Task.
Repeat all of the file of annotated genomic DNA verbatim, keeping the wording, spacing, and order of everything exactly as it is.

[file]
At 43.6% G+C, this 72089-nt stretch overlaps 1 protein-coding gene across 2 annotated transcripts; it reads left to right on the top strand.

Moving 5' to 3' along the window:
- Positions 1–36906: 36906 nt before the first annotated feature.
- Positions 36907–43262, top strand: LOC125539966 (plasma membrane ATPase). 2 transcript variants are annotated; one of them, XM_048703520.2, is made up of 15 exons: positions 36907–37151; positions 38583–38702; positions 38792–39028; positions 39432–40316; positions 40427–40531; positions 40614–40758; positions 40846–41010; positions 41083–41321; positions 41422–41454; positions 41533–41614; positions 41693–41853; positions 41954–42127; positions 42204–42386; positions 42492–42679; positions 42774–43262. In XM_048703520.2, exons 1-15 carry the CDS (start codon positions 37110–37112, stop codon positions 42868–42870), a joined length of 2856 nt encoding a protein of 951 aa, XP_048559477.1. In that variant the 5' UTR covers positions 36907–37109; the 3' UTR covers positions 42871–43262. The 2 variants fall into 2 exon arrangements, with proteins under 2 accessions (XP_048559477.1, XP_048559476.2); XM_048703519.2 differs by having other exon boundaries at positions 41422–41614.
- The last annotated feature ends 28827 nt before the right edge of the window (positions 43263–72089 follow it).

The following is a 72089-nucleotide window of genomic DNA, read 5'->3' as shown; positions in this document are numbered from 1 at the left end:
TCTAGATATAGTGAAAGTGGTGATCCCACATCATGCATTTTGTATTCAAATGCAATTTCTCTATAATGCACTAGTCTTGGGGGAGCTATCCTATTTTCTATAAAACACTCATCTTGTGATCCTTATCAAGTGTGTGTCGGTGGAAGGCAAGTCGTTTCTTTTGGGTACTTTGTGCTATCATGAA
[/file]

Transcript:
At 43.6% G+C, this 72089-nt stretch overlaps 1 protein-coding gene across 2 annotated transcripts; it reads left to right on the top strand.

Moving 5' to 3' along the window:
- Positions 1–36906: 36906 nt before the first annotated feature.
- Positions 36907–43262, top strand: LOC125539966 (plasma membrane ATPase). 2 transcript variants are annotated; one of them, XM_048703520.2, is made up of 15 exons: positions 36907–37151; positions 38583–38702; positions 38792–39028; positions 39432–40316; positions 40427–40531; positions 40614–40758; positions 40846–41010; positions 41083–41321; positions 41422–41454; positions 41533–41614; positions 41693–41853; positions 41954–42127; positions 42204–42386; positions 42492–42679; positions 42774–43262. In XM_048703520.2, exons 1-15 carry the CDS (start codon positions 37110–37112, stop codon positions 42868–42870), a joined length of 2856 nt encoding a protein of 951 aa, XP_048559477.1. In that variant the 5' UTR covers positions 36907–37109; the 3' UTR covers positions 42871–43262. The 2 variants fall into 2 exon arrangements, with proteins under 2 accessions (XP_048559477.1, XP_048559476.2); XM_048703519.2 differs by having other exon boundaries at positions 41422–41614.
- The last annotated feature ends 28827 nt before the right edge of the window (positions 43263–72089 follow it).

The following is a 72089-nucleotide window of genomic DNA, read 5'->3' as shown; positions in this document are numbered from 1 at the left end:
TCTAGATATAGTGAAAGTGGTGATCCCACATCATGCATTTTGTATTCAAATGCAATTTCTCTATAATGCACTAGTCTTGGGGGAGCTATCCTATTTTCTATAAAACACTCATCTTGTGATCCTTATCAAGTGTGTGTCGGTGGAAGGCAAGTCGTTTCTTTTGGGTACTTTGTGCTATCATGAA